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FILM REVIEW ‌ The Sands of Time

Mendes' war flick is tedious but beautiful

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Jarhead
Universal Pictures
Directed by Sam Mendes
Starring Jake Gyllenhaal, Jamie Foxx, and Peter Saarsgard
Rated R
Jamie Foxx and Jake Gyllenhaal battle Iraqis and ennui in the first Gulf War
  • Jamie Foxx and Jake Gyllenhaal battle Iraqis and ennui in the first Gulf War

With Jarhead as a third strike against him, director Sam Mendes has gained our mistrust of him the old-fashioned way -- he's earned it. His American Beauty was a dishonest bit of midlife crisis spiced with jailbait and hundredth-hand magical realism. Road to Perdition auto-asphyxiated itself via the applied pressure of even cheaper pandering disguising the fact that it was, in fact, about nothing but great cinematographer Conrad Hall's excellent pictures of people walking around in the rain. In Jarhead, a godawful adaptation of Anthony Swofford's eponymous memoir, another ace cinematographer -- Coen brothers regular Roger Deakins -- bails out the director in terms of surreal, Gulf War I imagery, but otherwise, we can't argue with the film's tagline: "Welcome to the suck." 

Aiming to gain our goodwill before ramming his art up our hindquarters, Mendes at first limns his film as a sort of cheeky, Catch-22 manqué, with Jake Gyllenhaal's sniper-to-be version of 'Swoff' Swofford drolly narrating his backstory and enhanced by his director's winky style. The downside of the approach is that it tells us almost nothing about Swoff. Is his sister -- seen pushing a broom in a hospital setting -- mentally ill? His Vietnam vet father abusive? His Mom a drunk? We don't find out, but the images are arresting.

What we do learn for certain is that Swoff's girlfriend's a complete ditz, that he liked Army comics as a kid while also nursing a regularly referenced passion for Camus' The Stranger -- an early indication of the director's craven existential overreaching. Still, be grateful for this frisky if frazzled expository routine -- it's the only part of the film with anything resembling pace or stylistic coherence.

Swoff joins the Marines and trains at Camp Pendleton, where Mendes covers his bets by having his grunts watch The Deer Hunter and Apocalypse Now -- highlighted, of course, by Coppola's famous scene of copters blowing away a Vietnam village to the accompaniment of Wagner's Ride of the Valkyries, which inspires the troops to perform a frenzied, homoerotic sing-along version of the same. This conflation of death-dealing and teen horniness is repeated throughout the film, making the Marines look like some maniacal sex-death cult. And a rather unprofessional, inept one at that.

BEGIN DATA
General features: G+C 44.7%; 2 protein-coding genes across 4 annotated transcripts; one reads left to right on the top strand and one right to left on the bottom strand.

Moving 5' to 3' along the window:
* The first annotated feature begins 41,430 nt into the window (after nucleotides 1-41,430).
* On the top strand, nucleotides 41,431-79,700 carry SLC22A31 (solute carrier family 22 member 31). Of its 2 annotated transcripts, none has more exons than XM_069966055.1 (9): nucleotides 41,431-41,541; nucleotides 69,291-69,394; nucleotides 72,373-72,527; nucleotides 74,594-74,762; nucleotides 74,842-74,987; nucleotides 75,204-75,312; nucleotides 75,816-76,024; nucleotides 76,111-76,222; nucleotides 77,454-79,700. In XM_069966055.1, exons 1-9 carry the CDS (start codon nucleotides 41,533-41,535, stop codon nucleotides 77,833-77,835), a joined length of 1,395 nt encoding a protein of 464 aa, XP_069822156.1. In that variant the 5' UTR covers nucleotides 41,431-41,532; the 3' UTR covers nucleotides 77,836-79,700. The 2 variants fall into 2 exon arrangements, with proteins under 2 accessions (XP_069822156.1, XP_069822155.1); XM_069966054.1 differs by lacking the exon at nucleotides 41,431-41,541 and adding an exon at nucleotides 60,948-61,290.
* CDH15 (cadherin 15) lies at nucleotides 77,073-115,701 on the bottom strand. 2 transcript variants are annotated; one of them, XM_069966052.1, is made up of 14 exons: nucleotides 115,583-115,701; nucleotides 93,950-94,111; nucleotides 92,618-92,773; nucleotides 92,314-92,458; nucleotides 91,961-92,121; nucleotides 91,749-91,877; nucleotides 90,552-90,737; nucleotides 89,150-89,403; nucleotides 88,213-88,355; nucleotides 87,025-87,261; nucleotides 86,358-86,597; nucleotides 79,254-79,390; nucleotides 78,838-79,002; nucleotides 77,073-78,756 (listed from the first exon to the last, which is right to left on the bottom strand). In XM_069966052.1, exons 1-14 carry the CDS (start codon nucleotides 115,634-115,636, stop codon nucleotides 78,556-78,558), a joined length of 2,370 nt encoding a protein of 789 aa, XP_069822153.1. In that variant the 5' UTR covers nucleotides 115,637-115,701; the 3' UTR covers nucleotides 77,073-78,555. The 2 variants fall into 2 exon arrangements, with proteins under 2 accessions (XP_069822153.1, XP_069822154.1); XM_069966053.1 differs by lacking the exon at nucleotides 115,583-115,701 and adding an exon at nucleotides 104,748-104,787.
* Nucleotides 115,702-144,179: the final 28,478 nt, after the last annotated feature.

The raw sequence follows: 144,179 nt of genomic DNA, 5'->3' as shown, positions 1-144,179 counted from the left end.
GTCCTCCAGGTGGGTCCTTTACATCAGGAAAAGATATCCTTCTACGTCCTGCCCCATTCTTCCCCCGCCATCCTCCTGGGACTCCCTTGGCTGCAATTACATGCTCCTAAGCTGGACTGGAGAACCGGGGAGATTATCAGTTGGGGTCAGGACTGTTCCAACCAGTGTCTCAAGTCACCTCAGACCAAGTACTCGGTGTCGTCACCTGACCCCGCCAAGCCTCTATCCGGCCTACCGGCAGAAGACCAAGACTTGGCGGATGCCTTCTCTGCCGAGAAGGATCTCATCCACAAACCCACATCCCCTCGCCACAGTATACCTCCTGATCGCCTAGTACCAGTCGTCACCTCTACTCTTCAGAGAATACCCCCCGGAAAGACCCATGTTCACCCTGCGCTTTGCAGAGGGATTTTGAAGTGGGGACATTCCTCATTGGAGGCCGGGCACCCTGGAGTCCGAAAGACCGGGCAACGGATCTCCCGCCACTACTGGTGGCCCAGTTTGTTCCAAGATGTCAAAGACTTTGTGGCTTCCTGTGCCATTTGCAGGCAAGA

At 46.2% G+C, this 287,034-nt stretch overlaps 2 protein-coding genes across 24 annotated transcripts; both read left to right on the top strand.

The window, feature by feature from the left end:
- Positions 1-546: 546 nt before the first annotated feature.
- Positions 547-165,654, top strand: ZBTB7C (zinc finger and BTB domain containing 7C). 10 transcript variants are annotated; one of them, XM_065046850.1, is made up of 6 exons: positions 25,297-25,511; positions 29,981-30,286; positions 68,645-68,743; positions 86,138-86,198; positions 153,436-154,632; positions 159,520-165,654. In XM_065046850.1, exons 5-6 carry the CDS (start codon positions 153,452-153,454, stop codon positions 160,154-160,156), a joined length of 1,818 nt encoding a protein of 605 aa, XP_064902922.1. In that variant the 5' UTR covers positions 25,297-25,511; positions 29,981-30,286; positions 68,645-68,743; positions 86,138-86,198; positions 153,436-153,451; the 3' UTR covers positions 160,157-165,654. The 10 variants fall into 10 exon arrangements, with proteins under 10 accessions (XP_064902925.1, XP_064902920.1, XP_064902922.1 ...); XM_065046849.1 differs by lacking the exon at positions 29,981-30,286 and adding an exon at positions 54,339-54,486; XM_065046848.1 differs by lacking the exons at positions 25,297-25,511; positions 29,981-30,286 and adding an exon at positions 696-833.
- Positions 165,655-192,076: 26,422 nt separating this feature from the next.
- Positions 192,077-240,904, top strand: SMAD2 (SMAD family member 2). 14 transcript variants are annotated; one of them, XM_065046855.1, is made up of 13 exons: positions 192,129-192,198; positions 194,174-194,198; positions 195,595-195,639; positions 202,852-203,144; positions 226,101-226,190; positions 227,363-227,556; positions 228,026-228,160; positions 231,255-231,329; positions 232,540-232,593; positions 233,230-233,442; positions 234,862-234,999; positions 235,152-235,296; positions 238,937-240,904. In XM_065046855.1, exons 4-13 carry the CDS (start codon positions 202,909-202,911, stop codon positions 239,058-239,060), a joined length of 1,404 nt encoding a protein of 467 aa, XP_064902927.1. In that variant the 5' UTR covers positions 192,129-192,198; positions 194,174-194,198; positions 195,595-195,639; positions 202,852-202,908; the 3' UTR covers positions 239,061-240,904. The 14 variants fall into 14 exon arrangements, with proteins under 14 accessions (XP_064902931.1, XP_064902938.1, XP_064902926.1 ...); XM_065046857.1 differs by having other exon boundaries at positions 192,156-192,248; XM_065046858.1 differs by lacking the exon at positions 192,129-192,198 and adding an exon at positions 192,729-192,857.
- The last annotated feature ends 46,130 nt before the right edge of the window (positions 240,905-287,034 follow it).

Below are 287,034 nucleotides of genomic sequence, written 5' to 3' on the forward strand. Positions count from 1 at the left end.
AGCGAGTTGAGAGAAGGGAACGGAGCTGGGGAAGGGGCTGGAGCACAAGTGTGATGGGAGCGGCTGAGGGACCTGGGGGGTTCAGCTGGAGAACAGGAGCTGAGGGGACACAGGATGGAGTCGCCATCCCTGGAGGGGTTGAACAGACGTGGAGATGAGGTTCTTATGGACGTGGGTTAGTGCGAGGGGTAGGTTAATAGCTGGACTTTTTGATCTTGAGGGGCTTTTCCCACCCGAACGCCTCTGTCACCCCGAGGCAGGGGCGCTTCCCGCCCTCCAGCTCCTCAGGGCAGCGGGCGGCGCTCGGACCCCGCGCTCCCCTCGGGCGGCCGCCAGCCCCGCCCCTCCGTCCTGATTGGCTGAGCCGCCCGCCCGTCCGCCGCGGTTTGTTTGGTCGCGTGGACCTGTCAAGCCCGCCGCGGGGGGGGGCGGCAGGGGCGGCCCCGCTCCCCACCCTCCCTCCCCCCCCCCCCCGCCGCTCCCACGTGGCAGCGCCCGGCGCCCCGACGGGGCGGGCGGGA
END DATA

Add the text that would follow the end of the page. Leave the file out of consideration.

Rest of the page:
Once in Iraq and waiting for Desert Storm to happen, Sgt. Siek (Jamie Foxx) leads Swoff and his grunt peers in the art of passing time. They play football in gas masks, build and then dismantle a pyramid made of bags, drink, burn themselves, masturbate compulsively, and so on, during which Swoff understandably starts to become somewhat unhinged. Finally, the Iraqi Republican Army attacks Swoff's battalion, stunning the lad and giving Mendes a chance to reprise the silence-during-battle riff better utilized the first time we saw it in Saving Private Ryan.

After a while, the jarheads discover the set-ablaze Iraqi oil drills. Then everyone wanders around until the film dribbles to its last prove-nothing frame. (There is an affecting moment where a sodden ex-Marine greets the new vets with sad bonhomie, but he looks far too young to be a Vietnam vet, and so much for that resonance.)

Really, everything that's good about the film is the work of Deakins. Particularly unforgettable is a fire-lit night shot of an oil-soaked wandering horse, which, if nothing else, would make the best death metal CD cover ever. Otherwise, it's hard to pinpoint whether Mendes is arrogant, feckless, thick, or simply a jerk. We're all familiar with the maxim about war being endless boredom punctuated by unspeakable horror. But watching largely unlikable, ignorant, necro-maniacal jerks being bored doesn't tell us much about anything. It's possible that Mendes thought he was making an eternal statement about the plight of the grunt by insisting in many, repeated ways that their struggle is apolitical. But that doesn't put you above the fray; it only proves you're a dishonest coward.

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